While the rest of the world celebrated the coming of 2019 on the first of January, the people in Bali, Indonesia, waited patiently for their own new year to arrive. And arrive it did on March 7, when the lunar-based saka calendar transitioned into 1941.
New Year’s Eve
There was plenty of revelry on the previous night, of course, but new year festivities in Bali are not just a one-night affair. Far from being just another excuse to party, the Balinese greet the occasion with lots of reverence and a huge helping of tradition.
In villages throughout the island, preparations for the new year typically begin a few days earlier with melasti rituals to cleanse the world of bad karma. Long, solemn processions are a common sight at the main roads, as residents in native sarong and kebaya attire march to the local temples to pay their respects. These fervent displays of devotion continue on to the last day of the year with the tawur kesanga ceremony that is said to restore the balance between good and evil.
Only after religious commitments are met do the Balinese proceed to the partying stage. Evening sees the start of the famous ogoh-ogoh parades, where huge effigies of mythical creatures are carried around the main streets.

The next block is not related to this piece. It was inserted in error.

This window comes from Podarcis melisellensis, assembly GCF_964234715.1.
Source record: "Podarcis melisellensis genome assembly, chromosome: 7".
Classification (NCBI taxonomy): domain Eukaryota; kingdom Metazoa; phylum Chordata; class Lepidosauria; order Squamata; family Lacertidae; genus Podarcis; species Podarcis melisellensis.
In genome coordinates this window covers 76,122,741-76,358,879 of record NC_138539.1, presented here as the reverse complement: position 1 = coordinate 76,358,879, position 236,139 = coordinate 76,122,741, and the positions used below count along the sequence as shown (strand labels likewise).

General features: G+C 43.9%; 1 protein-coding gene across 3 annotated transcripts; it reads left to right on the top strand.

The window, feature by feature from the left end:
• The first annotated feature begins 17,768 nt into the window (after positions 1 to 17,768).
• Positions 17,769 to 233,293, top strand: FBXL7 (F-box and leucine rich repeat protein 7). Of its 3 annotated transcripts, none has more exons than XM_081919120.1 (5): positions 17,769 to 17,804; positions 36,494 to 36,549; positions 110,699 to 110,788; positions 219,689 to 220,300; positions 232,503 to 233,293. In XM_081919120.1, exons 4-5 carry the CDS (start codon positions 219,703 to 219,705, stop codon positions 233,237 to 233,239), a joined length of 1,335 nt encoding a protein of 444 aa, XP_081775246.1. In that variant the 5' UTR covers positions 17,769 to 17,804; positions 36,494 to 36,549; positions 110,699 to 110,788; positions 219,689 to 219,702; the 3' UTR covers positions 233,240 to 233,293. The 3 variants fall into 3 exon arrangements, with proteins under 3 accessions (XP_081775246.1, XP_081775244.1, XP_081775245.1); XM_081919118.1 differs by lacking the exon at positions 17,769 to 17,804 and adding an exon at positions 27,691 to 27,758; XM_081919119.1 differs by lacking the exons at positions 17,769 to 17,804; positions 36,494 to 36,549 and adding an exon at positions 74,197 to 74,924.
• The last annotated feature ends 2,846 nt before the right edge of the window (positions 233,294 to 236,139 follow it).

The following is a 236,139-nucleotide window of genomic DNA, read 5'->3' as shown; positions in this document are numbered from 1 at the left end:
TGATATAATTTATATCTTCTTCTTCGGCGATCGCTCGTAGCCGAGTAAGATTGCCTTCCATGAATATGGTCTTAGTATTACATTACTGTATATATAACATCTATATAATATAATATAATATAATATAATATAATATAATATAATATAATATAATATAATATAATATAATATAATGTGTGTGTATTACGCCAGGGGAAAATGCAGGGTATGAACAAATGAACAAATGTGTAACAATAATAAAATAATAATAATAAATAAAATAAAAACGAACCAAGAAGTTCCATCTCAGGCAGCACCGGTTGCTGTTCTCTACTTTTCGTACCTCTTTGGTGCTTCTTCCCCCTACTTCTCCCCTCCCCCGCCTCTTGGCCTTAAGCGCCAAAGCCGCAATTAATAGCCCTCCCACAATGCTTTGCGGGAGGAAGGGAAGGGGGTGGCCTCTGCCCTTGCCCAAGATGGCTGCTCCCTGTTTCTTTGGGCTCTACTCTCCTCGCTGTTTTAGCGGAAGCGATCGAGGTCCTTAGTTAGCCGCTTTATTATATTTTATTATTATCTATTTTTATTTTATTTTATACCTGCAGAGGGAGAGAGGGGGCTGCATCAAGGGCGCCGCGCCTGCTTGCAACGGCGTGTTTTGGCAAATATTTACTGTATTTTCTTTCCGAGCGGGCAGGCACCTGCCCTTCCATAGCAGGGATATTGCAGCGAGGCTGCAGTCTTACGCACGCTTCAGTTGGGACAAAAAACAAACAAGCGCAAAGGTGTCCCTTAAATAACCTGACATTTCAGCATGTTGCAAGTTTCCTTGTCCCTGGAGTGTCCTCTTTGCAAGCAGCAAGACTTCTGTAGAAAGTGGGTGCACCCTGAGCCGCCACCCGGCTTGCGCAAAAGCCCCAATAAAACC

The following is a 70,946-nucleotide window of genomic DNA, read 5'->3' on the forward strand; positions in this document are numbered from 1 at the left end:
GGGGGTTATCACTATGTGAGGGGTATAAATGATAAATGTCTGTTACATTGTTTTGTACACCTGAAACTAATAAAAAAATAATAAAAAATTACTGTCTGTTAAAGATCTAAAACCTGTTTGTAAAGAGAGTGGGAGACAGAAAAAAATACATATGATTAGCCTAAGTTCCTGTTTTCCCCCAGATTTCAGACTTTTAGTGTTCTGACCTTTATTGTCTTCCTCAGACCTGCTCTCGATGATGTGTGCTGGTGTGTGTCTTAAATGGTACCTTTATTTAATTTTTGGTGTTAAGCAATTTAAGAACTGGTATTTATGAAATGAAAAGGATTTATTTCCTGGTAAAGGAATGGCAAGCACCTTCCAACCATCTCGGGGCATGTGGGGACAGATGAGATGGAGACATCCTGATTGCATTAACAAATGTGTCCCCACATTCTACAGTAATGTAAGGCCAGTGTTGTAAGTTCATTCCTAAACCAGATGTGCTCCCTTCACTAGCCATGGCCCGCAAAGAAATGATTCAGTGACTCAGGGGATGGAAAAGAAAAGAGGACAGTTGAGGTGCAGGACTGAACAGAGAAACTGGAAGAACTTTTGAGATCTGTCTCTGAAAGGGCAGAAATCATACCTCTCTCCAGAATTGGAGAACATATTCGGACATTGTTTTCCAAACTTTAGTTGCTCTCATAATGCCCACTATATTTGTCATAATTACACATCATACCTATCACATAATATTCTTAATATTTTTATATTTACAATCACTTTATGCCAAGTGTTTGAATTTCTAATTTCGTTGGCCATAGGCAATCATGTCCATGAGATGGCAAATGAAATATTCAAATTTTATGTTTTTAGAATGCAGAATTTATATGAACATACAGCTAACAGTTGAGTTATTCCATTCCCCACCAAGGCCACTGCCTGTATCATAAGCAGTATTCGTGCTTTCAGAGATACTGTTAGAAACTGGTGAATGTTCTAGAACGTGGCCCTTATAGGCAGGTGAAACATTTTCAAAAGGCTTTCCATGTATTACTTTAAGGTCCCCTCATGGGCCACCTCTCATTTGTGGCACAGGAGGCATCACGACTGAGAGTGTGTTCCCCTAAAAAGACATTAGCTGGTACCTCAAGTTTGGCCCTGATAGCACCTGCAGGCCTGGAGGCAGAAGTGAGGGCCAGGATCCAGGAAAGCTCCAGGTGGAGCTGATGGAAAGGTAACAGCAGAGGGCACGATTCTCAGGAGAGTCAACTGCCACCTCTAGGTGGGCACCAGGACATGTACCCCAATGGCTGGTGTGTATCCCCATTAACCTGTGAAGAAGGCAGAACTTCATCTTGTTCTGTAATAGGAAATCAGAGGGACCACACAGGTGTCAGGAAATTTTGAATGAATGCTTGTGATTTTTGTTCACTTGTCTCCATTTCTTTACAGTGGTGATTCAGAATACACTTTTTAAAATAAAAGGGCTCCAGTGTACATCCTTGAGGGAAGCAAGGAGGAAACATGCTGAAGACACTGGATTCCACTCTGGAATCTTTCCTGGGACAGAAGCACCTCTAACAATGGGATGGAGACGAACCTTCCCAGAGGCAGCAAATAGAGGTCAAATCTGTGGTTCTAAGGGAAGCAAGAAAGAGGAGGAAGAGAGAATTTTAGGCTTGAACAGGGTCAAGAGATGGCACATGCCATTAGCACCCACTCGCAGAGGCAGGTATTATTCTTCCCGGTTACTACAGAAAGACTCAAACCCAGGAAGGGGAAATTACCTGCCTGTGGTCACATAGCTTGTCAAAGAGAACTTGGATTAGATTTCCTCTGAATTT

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Smile photo diary: it's #humpdaywednesday already — where did the weekend go? In Indonesia, they celebrated the Balinese nyepi (new year). Far from the usual rowdy torchlight parades and fearsome papier-mâché demons and into the outskirts of Ubud, Bali at Nagi village: men gathered to throw fiery hunks of charcoal at each other (yup, you read that right). According to locals, the firefights — while fast and furious — were mighty good fun! 📸 @skylightimages . . . . #smilemag #funtrips #nyepi #bali #ubud #culture #travel #travelphotography #photography #newyear
In the town of Ubud, local villages often contribute their own monster statues to form a massive partying parade that stretches several blocks. The revelry ends around midnight with the burning of the ogoh-ogohs at the local cemeteries — an act that symbolizes the cleansing of all negativity from the previous year.
Day of Silence
In contrast to the merrymaking on the eve of the new year, the day itself is the exact opposite. Balinese traditionally observe Nyepi, or “the Day of Silence”, on the first day of the new year. It’s a ritual that requires everyone — that’s everyone on the island, including non-Balinese — to spend the whole day indoors in quiet contemplation. Offices and businesses are closed (including the seaport and the airport), electric lights are kept off, and all sorts of loud noises are prohibited. Non-locals might take this to be a boring anti-climax to last night — but really, it’s a refreshing and truly soulful start to the new year!